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Lesson 11: The UI Manager (Unity 3d GUI)

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This entry is part 14 of 15 in the series Unity 3d Fundamentals Course

In this lesson we will create our UI manager using the Unity 3d GUI system to show all relevant information on screen.First we will create all the necessary GUI controls and the logic behind it. Then we will customize our controls using a GUISkin and GUIStyles.

Despite not being a supporter of the Unity 3d GUI system with all its performance related issues and even cumbersome implementation, I think that every developer should know at least the basics. Unfortunately I am not already working with the Unity 4.6 and the new GUI system, but I intend to make a future post migrating this manager to the new system.

Lesson Outline

Create the UI controls

Our UI will have three different states: (all of them very simple as you are about to see)

  • Initial – text instruction;

Lesson 11: The UI Manager (Unity 3d GUI)

  • Game – simple timer;

Lesson 11: The UI Manager (Unity 3d GUI)

  • Statistics – game statistics.

Lesson 11: The UI Manager (Unity 3d GUI)

In addition to these states we also need the pause menu.

Lesson 11: The UI Manager (Unity 3d GUI)

Now the logic behind it. At any given time in the game the UI will be in one of the three mentioned states. It will be in the Initial mode until the player enters the first beacon. In the Game mode until all targets are destroyed. And in the Statistics mode after all targets are destroyed and until the Player restarts the game.

The pause menu can appear at any time during the game so its separated or shared (in the Statistics) with the UI states.

OnGUI

Lets start with the UI States. First create a new script called UIManager.cs and add the following method OnGUI.

The OnGUI is responsible for everything related with the Unity 3d GUI system. The main aspect you need to understand when working with it, is that it runs in loop, quite similar to the Update funtion (but it may run several times per frame).

So when managing the GUI state we need to remember that everything is constantly being redrawn. So it makes impossible to easily call methods like “ShowControlA” or “HideControlB”. I mean you can call them but you need some sort of control variable to change the GUI state at runtime.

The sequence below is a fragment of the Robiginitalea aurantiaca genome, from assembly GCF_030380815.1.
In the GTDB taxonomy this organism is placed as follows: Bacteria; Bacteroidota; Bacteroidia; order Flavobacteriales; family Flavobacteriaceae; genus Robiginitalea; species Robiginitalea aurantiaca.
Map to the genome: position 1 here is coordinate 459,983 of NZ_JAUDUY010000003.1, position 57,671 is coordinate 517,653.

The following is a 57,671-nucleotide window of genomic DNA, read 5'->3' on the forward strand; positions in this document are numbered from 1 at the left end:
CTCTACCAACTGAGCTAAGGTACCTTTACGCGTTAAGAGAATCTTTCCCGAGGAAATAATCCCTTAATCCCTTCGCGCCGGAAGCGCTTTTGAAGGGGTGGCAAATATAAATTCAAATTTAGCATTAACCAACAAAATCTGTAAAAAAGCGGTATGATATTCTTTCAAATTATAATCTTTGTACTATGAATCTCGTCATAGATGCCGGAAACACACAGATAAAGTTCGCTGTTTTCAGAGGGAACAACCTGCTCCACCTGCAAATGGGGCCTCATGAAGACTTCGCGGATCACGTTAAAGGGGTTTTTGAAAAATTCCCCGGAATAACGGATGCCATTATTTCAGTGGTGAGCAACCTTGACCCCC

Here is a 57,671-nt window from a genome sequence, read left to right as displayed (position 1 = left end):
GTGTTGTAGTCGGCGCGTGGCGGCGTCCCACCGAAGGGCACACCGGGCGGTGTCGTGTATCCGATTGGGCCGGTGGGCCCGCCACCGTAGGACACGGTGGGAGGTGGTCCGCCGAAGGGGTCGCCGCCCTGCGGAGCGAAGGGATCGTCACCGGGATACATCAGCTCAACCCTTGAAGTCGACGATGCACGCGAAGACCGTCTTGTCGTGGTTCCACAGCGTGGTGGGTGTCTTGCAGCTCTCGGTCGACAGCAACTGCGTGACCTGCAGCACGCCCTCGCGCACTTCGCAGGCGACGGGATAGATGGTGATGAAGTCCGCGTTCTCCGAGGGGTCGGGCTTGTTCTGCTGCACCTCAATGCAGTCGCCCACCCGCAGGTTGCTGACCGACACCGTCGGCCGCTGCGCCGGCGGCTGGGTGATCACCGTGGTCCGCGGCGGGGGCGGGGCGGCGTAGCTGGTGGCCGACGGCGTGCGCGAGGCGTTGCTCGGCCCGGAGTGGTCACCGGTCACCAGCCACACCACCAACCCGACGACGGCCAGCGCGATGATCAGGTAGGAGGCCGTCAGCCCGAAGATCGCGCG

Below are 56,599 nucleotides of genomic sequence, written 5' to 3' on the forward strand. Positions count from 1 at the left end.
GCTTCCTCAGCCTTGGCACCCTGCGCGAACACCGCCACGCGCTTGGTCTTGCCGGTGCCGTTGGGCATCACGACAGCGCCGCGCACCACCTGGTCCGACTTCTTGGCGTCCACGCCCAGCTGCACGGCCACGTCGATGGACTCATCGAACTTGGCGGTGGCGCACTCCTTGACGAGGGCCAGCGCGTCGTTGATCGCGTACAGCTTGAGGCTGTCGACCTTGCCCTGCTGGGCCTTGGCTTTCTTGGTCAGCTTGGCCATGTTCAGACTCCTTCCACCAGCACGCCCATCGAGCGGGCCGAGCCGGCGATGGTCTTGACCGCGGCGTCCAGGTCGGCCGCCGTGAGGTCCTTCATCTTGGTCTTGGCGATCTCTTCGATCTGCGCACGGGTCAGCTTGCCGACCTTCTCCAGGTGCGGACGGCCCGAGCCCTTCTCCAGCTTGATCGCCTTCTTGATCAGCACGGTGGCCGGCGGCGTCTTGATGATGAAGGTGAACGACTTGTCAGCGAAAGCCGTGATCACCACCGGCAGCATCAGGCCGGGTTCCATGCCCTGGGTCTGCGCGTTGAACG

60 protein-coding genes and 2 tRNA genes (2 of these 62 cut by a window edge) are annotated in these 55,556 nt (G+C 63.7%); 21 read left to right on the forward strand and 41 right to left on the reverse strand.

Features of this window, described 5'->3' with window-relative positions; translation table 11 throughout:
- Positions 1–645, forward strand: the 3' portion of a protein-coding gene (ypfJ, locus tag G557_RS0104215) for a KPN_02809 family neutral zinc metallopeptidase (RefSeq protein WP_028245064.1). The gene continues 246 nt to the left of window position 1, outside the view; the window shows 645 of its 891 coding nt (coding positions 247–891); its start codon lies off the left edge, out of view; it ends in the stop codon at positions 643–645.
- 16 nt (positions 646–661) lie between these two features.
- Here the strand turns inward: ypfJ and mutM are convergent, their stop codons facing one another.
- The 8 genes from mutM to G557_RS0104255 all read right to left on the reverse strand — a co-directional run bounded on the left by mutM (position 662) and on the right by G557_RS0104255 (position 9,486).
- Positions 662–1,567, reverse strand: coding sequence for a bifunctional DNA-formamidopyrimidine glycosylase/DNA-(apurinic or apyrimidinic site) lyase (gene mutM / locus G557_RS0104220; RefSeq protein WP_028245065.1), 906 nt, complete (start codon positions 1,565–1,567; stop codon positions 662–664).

In this case since we have three different states lets create an enum to control the GUI behaviour.

Make the enum public so you can easily change its value on the inspector when testing your GUI.

Now we need to create a switch statement to change the GUI at runtime.

I think this is the easiest way to manage the OnGUI state. Now we can focus on each GUI section and add the necessary controls.

Initial State

In this one we only need a label to hold the text instruction. We will use the GUI.Label control.

static void Label(Rect position, string text);

  • returns void;
  • Rect position – The position of the label on the screen defined by a Rect;
  • string text – the text to display.

So this method returns nothing, requires only the string to show and a Rect for positioning.

The Rect object is used to define all GUI controls and it takes four parameters all given in PIXELS.

Rect(float left, float top, float width, float height);

  • float left (x);
  • float top (y);
  • float width;
  • float height;

1_5

So to create any GUI control we need to define where it starts – its top-left point – and its size – width & height.

The controls are positioned according to the Unity Screen coordinate system (it also has the Viewport and the World coordinate systems, more on this later).

Lesson 11: The UI Manager (Unity 3d GUI)

Lets create a public variable to hold the instruction.

And in the Initial state lets add a new GUI.Label with the necessary parameters.

Now you may be wondering why am I using these strange numbers to define the Rect. Well this is a simple way (maybe not the best one, I know of some more advanced ways but I think it is out of topic in these series) to make our GUI dynamically adjust itself to the current screen. I intend to build this game on Standalone and Web and I am not sure about the resolution where it will run.

So instead of using hardcoded dimensions like 100px I always prefer to work with a percentage of the screen resolution. You can access the current screen dimensions using the Screen.width and Screen.height.

In this case you can see that my Label will start near the top-left of the screen, extend its width by more than half and has a very small height.

Lesson 11: The UI Manager (Unity 3d GUI)

As I said before we will first focus on building all the controls and then on the second phase we will customize their look.

 Game State

When in the Game State we want to show a small timer near the top of the screen. Before creating the timer control we need to switch the UI state from Inital to Game. This will happen when the Player enters the first beacon. We already have that information on the Game Manager (it is important to maintain all communication with the UI Manager through the only Game Manager).

First lets create a new public method on the UI Manager and change the state to Game.

On the Game Manager lets create a public reference to the UI Manager.

And then call the method when the Player enters the beacon.

Now on the UI Manager side we need a variable to hold the timer value.

The timer will start counting as soon as we enter the Game State and will continue until we change to another one. To be constantly updating the timer we will use the Update method to increment its value by each second.

Now we need to show this value on screen so lets create a new GUI.Label but this time inside the Game State block.

Lesson 11: The UI Manager (Unity 3d GUI)

Now it is working but not with the look we want. We need to format the string in order to show the timer value exactly as we want.

Create a new reference to hold the timer value as text.